Plaintiff thereafter filed a timely motion to vacate the order of dismissal, stating that his failure to file the amended complaint was due to inadvertence on the part of his counsel, that his failure to appear at the hearing on the motion to dismiss was due to the fact that his counsel was out of the city and that plaintiff's counsel had telephoned defendant's counsel to advise him that he would be unable to appear at the May 1, 1985, hearing. Plaintiff also stated that he was "ready" to file an amended complaint instanter, but he made no actual motion to amend nor does the record contain the amended complaint he "proposed" to file. Plaintiff's motion to vacate the dismissal was heard by Judge Odas Nicholson after it had been continued on two occasions. Judge Nicholson, in denying the motion, stated that she realized the dismissal with prejudice was "a harsh sanction but that is the one that Judge Quinlan chose" and that she would not disturb the ruling. In denying plaintiff's motion for reconsideration, Judge Nicholson further stated that "this order was not entered because you [plaintiff's counsel] missed the call, it was entered because you did not comply with the Court's order as to the amended complaint."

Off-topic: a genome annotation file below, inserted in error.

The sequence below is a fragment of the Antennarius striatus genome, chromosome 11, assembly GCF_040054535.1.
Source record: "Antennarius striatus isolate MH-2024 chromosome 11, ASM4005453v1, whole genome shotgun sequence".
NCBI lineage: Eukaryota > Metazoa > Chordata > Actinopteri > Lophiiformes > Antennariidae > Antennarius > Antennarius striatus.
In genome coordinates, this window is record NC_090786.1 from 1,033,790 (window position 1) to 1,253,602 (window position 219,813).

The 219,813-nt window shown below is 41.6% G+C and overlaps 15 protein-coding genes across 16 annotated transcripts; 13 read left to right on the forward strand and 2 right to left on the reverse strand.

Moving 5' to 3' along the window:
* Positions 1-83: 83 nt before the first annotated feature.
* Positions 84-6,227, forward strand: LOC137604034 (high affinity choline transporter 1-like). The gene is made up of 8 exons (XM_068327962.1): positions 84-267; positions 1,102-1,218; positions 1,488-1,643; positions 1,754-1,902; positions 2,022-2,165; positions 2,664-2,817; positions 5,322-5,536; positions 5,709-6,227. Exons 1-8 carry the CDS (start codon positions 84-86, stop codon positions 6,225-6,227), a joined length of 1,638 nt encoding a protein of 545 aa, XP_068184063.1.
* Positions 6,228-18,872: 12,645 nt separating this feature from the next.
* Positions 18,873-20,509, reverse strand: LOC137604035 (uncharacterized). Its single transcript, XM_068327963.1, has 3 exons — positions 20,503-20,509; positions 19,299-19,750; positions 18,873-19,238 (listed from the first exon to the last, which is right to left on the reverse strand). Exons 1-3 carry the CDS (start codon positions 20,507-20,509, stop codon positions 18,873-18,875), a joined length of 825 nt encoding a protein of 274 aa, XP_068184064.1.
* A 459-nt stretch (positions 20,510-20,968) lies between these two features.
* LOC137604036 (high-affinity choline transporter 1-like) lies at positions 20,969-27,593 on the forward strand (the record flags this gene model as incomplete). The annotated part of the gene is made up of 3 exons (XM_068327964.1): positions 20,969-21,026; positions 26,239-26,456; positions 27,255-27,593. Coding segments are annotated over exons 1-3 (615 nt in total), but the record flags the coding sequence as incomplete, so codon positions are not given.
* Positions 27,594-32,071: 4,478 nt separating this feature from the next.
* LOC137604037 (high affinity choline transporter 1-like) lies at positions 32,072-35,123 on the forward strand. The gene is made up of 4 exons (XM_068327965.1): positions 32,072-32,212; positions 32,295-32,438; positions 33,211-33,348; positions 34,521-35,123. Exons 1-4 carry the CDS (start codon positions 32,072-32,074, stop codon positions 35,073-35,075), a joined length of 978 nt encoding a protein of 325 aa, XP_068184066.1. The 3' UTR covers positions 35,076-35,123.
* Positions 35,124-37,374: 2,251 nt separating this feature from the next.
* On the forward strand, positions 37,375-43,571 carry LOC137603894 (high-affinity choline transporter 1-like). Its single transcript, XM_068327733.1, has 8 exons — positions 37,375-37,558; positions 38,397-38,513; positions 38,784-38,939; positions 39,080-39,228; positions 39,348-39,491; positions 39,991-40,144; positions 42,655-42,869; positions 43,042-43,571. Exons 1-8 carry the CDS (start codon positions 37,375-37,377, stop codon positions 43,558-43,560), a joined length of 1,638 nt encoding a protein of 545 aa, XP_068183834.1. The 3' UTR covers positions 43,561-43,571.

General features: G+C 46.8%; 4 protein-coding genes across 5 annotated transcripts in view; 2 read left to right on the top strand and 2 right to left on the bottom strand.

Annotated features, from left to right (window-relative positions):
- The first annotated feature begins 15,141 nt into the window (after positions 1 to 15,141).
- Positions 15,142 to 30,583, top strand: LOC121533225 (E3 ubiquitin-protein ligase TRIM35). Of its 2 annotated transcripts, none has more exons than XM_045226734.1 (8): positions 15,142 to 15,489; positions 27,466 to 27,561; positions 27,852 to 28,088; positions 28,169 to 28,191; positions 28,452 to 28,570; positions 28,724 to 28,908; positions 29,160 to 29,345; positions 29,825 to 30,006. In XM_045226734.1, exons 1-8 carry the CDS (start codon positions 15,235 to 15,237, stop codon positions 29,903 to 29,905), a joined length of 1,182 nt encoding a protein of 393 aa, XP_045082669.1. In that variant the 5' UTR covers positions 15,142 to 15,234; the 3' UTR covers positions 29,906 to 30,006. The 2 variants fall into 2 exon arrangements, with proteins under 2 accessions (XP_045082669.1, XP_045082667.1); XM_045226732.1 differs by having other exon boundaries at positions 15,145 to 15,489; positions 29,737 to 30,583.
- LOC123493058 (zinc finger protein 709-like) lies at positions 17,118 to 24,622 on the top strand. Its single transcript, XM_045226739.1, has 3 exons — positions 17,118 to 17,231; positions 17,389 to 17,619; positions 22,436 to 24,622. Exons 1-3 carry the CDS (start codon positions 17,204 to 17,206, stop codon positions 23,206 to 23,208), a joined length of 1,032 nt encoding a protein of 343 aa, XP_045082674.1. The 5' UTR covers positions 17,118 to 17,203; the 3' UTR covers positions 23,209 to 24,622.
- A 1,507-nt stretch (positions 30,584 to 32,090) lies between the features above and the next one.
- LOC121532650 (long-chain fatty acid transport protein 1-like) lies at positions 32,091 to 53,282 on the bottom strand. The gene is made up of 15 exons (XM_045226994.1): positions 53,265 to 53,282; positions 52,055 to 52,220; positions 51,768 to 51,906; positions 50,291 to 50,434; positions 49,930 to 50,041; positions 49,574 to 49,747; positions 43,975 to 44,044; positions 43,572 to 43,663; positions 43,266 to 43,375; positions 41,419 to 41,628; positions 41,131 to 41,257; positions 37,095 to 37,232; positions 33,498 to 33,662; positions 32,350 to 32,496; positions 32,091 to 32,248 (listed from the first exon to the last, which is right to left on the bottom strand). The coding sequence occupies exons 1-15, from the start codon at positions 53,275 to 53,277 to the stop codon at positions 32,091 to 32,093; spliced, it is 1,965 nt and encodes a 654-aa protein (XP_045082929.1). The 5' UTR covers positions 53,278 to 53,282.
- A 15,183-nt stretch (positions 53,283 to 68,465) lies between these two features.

On appeal, plaintiff contends that his counsel's conduct in failing to file an amended complaint or to appear for the hearing on defendant's motion to dismiss was not of such a deliberate or contumacious nature as to warrant the sanction of dismissal of his cause of action with prejudice. Specifically, plaintiff argues that his failure to file an amended complaint was due to "mere inadvertence" by his counsel.

Because of the frequent occurrence of this situation, we believe it is necessary to clarify the effect of an involuntary dismissal under these circumstances, especially where the applicable statute of limitations has run before the filing of an amended complaint ordered by the trial court. The issue before us turns upon what type of involuntary dismissal actually was entered by the trial court.

• 1 We first note that Supreme Court Rule 273 provides that "unless the order of dismissal or a statute of this State otherwise specifies, an involuntary dismissal of an action," with limited exceptions inapplicable here, "operates as an adjudication on the merits." (Emphasis added.) (87 Ill.2d R. 273; Brainerd v. First Lake County National Bank (1971), 1 Ill. App.3d 780, 275 N.E.2d 468.) An involuntary dismissal not falling under any of the exceptions of Rule 273 thus would bar a plaintiff from filing a subsequent suit involving the same parties and claims pursuant to principles of res judicata. Sullivan v. Power Construction, Inc. (1982), 108 Ill. App.3d 653, 439 N.E.2d 500.